Jobs going to workers over age 55: study
BY FRANCINE KNOWLES Business Reporter firstname.lastname@example.org June 27, 2012 6:02PM
Job seekers attend a fair in Portland, Ore. AP file photo
Updated: July 29, 2012 4:49PM
Even though many older Americans are still struggling with long-term joblessness, workers age 55 and older accounted for nearly 70 percent of those who’ve landed jobs since Jan. 1, 2010, according to an analysis of national Labor Department data by Challenger, Gray & Christmas.
The number of overall employed increased by a net 4.32 million between January 2010 and May 2012, the Chicago-based outplacement firm’s analysis showed. Older workers accounted for 2,998,000, or 69 percent, of that number — the biggest slice.
The remainder of the employment gains was among 20- to 24-year-olds, who numbered 980,000, and 25- to 34-year-olds at 882,000.
Workers age 35-54 saw job losses as did teenagers during the period.
But even as progress has been made among older workers, the latest data available from the Labor Department also shows the median duration of unemployment for workers age 55 and older last year was more than 34 weeks. That was the longest of any age group and has been a persistent problem during the recession and economic recovery.
“I think it does suggest that there’s kind of a tale of two cities going on right now,” said John Challenger, chief executive officer of the firm.
For the older, long-term unemployed, those out of work for 27 weeks or more, it can be harder to find work because of age discrimination and employers feeling such job seekers’ skills are less current, he said.
“But at the same time, many companies are looking for these people who have experience that they can bring to bear right away,” he said. “They can plug them in. They don’t have to supervise them or train them as much. Employers are focused on productivity, and they need people who can come in and just get the job done.”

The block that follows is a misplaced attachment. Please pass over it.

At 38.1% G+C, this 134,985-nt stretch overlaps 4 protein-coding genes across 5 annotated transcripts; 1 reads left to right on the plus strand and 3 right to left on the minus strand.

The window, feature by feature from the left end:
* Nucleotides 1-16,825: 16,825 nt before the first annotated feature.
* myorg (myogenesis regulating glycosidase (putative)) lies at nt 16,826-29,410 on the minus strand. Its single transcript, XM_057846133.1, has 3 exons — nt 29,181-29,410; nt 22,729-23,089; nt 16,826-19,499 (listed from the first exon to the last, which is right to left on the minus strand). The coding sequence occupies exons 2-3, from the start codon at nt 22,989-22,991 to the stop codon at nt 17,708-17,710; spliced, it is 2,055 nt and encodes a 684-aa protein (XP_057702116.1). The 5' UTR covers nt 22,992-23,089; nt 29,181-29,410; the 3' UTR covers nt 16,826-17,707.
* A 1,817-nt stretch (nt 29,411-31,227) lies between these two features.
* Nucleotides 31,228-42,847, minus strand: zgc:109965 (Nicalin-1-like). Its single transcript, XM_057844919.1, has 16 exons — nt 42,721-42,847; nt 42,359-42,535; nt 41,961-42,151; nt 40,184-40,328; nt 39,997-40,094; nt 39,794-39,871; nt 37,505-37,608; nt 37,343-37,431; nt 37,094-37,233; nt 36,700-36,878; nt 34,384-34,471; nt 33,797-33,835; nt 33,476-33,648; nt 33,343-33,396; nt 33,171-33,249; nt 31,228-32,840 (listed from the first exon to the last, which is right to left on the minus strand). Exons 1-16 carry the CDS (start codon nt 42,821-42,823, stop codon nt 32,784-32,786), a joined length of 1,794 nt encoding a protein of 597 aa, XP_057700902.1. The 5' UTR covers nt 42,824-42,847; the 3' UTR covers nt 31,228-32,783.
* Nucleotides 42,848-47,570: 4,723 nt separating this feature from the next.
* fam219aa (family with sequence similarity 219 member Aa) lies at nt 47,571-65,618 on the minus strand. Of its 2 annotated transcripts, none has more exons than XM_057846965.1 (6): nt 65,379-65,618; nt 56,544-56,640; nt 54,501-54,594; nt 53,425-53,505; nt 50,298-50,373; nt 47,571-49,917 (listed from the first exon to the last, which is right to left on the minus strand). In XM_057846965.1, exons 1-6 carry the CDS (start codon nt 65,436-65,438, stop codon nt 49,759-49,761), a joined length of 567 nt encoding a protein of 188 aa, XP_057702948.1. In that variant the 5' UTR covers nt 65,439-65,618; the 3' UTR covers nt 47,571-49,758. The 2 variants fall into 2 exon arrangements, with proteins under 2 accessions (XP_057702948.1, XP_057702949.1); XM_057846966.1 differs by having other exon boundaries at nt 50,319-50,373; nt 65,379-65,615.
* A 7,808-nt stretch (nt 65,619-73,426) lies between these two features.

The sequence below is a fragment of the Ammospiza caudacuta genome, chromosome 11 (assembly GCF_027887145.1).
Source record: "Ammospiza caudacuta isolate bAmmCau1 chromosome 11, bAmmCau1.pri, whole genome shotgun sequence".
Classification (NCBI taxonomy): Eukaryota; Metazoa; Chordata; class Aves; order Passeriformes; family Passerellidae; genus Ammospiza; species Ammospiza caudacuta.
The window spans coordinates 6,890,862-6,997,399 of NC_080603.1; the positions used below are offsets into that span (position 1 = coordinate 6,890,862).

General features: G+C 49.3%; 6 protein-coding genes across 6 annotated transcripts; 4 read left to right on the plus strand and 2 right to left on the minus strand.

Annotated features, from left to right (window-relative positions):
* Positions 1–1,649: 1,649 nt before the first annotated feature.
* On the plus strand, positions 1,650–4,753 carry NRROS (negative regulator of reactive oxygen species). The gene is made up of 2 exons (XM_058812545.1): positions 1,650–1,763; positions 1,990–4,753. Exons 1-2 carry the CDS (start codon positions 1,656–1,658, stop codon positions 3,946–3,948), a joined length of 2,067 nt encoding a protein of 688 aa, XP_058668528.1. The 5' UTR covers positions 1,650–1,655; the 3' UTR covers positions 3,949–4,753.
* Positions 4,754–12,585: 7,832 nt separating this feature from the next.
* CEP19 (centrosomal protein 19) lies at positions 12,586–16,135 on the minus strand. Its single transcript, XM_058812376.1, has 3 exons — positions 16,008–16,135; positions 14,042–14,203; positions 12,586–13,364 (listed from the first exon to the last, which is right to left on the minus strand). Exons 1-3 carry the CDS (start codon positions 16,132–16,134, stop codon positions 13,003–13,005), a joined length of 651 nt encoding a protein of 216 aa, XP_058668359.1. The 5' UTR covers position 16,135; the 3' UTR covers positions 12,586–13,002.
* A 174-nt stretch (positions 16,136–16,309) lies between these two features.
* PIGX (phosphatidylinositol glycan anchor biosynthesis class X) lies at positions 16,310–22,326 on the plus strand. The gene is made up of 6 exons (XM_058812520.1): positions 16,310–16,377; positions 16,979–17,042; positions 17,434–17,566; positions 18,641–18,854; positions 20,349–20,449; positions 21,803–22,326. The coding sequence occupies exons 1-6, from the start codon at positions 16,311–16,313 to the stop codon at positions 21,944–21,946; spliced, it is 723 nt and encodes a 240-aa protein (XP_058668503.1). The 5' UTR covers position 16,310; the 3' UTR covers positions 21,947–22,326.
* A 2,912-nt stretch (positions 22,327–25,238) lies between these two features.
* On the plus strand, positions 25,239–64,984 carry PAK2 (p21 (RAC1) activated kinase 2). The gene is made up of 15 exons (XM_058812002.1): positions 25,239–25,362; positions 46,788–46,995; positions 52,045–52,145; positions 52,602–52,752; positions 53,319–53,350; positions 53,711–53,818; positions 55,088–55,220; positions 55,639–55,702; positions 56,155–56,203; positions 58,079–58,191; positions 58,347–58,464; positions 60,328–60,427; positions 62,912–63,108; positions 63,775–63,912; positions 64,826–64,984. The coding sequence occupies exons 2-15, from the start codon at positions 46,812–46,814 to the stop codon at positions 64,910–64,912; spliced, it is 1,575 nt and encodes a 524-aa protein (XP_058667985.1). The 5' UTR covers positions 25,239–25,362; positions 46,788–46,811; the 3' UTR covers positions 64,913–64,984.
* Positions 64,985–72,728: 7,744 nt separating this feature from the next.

Older job seekers who have landed work haven’t been relegated to low-paying jobs in retail or other service-oriented industries. As of May, there were 6.3 million people nationally age 55 and older employed in management, business and financial operations, and that was up 12 percent from 5.6 million in May 2010, Challenger said. The number working in professional and related occupations increased 10 percent from 6.8 million in May 2010 to 7.5 million last month, he added.
The unemployment rate for people age 55 and older was 6.5 percent last month, compared to 6.4 percent for workers age 44-54, 6.8 percent for workers age 35-44, 8.2 percent for workers age 25-to-34 and 12.9 percent for workers age 20-24.
For older job seekers continuing to have difficulty finding work, Challenger advises when meeting with potential employers that such job seekers avoid talking about what they did 20 or 25 years ago and instead focus on their more recent work history and accomplishments.
“Sometimes people reinforce their age and cause employers to think that they’re probably not that current,” he said. “So focusing on what you’ve done in the last five to 10 years is just crucial.”
And rather than talk in generalities, it’s also important that they share specific examples and experiences that showcase their knowledge and work expertise, he added.
“The more you can have ready examples to tell them about, to demonstrate that you can come in and go right to work with minimal training and supervision, is valuable,” he said.